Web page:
NURS6660 Week 7 Assignment 1 Paper
NURS6660 Week 7 Assignment 1 Paper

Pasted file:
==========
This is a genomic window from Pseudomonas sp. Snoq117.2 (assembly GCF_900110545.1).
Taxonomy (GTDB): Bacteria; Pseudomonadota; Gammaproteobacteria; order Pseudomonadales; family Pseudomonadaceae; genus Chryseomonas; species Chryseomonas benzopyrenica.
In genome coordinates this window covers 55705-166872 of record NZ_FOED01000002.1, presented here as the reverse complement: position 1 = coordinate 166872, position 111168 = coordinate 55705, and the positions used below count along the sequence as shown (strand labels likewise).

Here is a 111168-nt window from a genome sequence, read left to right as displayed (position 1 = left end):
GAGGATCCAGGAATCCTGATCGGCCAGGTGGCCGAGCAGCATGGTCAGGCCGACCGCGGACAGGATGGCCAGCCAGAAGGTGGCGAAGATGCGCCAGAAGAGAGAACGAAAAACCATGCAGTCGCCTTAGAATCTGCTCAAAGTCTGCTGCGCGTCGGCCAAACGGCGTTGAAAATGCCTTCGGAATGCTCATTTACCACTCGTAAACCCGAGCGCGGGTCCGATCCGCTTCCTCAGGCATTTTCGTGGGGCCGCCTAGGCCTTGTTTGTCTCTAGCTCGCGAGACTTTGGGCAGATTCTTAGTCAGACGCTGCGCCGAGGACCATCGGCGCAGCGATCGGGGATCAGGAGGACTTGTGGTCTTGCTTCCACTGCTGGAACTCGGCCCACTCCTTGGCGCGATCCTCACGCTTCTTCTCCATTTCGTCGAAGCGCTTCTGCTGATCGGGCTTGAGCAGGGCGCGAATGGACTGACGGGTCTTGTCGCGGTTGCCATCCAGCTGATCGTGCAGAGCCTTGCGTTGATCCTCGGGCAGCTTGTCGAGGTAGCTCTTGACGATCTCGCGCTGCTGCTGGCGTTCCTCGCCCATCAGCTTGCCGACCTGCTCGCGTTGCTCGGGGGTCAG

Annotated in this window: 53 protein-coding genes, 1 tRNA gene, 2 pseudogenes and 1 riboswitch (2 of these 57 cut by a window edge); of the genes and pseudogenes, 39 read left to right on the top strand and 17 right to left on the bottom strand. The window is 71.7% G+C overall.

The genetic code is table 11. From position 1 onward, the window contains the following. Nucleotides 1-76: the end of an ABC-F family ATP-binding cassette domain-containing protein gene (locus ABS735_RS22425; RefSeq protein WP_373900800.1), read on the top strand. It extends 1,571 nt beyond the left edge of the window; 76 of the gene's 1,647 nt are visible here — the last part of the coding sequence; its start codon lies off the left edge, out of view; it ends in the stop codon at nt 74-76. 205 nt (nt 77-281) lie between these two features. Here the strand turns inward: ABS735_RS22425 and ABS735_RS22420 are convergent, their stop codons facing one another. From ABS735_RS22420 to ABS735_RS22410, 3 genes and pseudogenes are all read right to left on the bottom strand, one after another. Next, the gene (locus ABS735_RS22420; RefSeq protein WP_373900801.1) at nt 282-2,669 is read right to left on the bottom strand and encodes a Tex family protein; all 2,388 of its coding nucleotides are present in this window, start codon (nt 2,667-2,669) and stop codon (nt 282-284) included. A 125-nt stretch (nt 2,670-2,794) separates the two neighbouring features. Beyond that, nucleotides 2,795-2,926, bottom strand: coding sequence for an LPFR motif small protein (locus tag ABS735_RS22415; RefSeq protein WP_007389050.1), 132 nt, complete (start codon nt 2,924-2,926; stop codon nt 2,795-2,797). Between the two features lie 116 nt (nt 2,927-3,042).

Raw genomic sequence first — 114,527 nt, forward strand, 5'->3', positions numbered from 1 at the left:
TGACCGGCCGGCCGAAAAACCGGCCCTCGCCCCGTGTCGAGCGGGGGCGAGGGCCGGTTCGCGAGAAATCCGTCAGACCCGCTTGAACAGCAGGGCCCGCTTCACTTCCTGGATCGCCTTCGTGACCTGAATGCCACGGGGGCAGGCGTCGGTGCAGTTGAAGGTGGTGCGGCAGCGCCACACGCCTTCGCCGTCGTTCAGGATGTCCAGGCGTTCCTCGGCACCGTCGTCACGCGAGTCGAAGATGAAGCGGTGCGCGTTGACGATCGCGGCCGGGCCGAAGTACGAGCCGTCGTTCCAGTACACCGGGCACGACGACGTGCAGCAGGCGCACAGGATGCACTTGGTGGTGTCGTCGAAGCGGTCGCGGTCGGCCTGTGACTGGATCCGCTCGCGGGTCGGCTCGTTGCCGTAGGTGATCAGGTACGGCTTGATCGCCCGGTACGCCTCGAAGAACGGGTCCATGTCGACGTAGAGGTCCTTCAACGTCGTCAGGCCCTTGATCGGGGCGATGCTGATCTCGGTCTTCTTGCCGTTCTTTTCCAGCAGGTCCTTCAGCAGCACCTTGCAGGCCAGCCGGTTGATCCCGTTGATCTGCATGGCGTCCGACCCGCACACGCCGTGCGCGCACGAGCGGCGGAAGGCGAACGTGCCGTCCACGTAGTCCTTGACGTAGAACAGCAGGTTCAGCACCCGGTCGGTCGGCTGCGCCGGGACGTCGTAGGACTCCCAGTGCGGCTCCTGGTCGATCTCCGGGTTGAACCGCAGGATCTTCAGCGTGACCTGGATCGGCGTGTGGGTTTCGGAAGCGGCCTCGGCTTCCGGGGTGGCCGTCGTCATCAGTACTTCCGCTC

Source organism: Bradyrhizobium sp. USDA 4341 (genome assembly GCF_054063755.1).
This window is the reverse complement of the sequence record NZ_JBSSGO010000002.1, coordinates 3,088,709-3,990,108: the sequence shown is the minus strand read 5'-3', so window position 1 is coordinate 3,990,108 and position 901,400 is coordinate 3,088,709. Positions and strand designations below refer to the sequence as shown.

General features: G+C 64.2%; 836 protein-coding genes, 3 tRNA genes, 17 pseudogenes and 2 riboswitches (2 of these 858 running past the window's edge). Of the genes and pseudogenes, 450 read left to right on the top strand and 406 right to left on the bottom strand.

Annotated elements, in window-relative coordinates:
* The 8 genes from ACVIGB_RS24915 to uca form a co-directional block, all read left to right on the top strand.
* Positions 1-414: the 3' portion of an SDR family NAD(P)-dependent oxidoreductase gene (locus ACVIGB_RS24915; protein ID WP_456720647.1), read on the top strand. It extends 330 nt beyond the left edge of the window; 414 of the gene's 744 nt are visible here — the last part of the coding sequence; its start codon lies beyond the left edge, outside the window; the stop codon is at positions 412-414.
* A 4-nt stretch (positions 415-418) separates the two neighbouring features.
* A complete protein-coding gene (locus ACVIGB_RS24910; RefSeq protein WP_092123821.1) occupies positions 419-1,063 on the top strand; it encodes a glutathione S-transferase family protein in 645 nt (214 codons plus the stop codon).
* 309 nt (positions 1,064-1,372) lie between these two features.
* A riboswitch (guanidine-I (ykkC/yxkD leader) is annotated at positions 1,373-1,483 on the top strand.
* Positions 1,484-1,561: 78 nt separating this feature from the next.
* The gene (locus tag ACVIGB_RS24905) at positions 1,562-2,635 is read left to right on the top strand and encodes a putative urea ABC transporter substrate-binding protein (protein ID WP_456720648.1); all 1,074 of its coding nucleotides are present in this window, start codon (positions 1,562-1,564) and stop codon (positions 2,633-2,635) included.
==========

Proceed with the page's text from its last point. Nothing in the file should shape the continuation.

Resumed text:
Assignment 1: Practicum Journal: Voluntary and Involuntary Commitment PMHNPs may find themselves working in a wide variety of settings—each having their own unique challenges and inherent legal issues. For instance, what do you do in your state of practice when you are providing a therapy/treatment session and a client reports active suicidal ideation? What do you do if you are covering inpatient psychiatric consults and are called to see a patient in the ICU who overdosed on prescription medication requiring intubation? What do you do if you are a PMHNP on an inpatient unit and a client who admitted themselves on a voluntary basis suddenly states that they have decided to sign themselves out of the hospital so that they can go home to kill themselves? These are just some of the legal questions that PMHNPs must know the answers to specific to their state of licensure/practice. In this Assignment, you investigate your state’s laws concerning voluntary and involuntary commitment. You also analyze a case to determine if the client is eligible for involuntary commitment. Scenario for Week 7 Case: NURS6660 Week 7 Assignment 1 Paper You are a PMHNP working in a large intercity hospital. You receive a call from the answering service informing you that a “stat” consult has been ordered by one of the hospitalists in the ICU. Upon arriving in the ICU, you learn that your consult is a 14 year old male who overdosed on approximately 50 Benadryl (diphenhydramine hydrochloride) tablets in an apparent suicide attempt. At the scene, a suicide note was found indicating that he wanted to die because his girlfriend’s parents felt that their daughter was too young to be “dating.” The client stated in the suicide note that he could not “live without her” and decided to take his own life. Although he has been medically stabilized and admitted to the ICU, he has been refusing to talk with the doctors or nurses. The hospital staff was finally able to get in touch with the clients parents (using contact information retrieved from the 14 year old’s cell phone). Unbeknown to the hospital staff, the parents are divorced, and both showed up at the hospital at approximately the same time, each offering their own perspectives on what ought to be done. The client’s father is demanding that the client be hospitalized because of the suicide, but his mother points out that he does not have “physical custody” of the child. The client’s mother demands that the client be discharged to home with her stating that her son’s actions were nothing more than a “stunt” and “an attempt at manipulating the situation that he didn’t like.” The client’s mother then becomes “nasty” and informs you that she works as a member of the clerical staff for the state board of nursing, and if you fail to discharge her child “right now” she will make you “sorry.” How would you proceed? Learning Objectives Students will: Evaluate clients for voluntary commitment Evaluate clients for involuntary commitment based on state laws Recommend actions for supporting parents of clients not eligible for involuntary commitment Recommend actions for treating clients not eligible for involuntary commitment To Prepare for this Practicum: Review the Learning Resources concerning voluntary and involuntary commitment. Read the Week 7 Scenario in your Learning Resources. Research your state’s laws concerning voluntary and involuntary commitment. The Assignment (2–3 pages): Based on the scenario, would you recommend that the client be voluntarily committed? Why or why not? Based on the laws in your state, would the client be eligible for involuntary commitment? Explain why or why not. Did understanding the state laws confirm or challenge your initial recommendation regarding involuntarily committing the client? Explain. If the client were not eligible for involuntary commitment, explain what actions you may be able to take to support the parents for or against voluntary commitment. If the client were not eligible for involuntary commitment, explain what initial actions you may be able to take to begin treating the client. Learning Resources Note: To access this week’s required library resources, please click on the link to the Course Readings List, found in the Course Materials section of your Syllabus.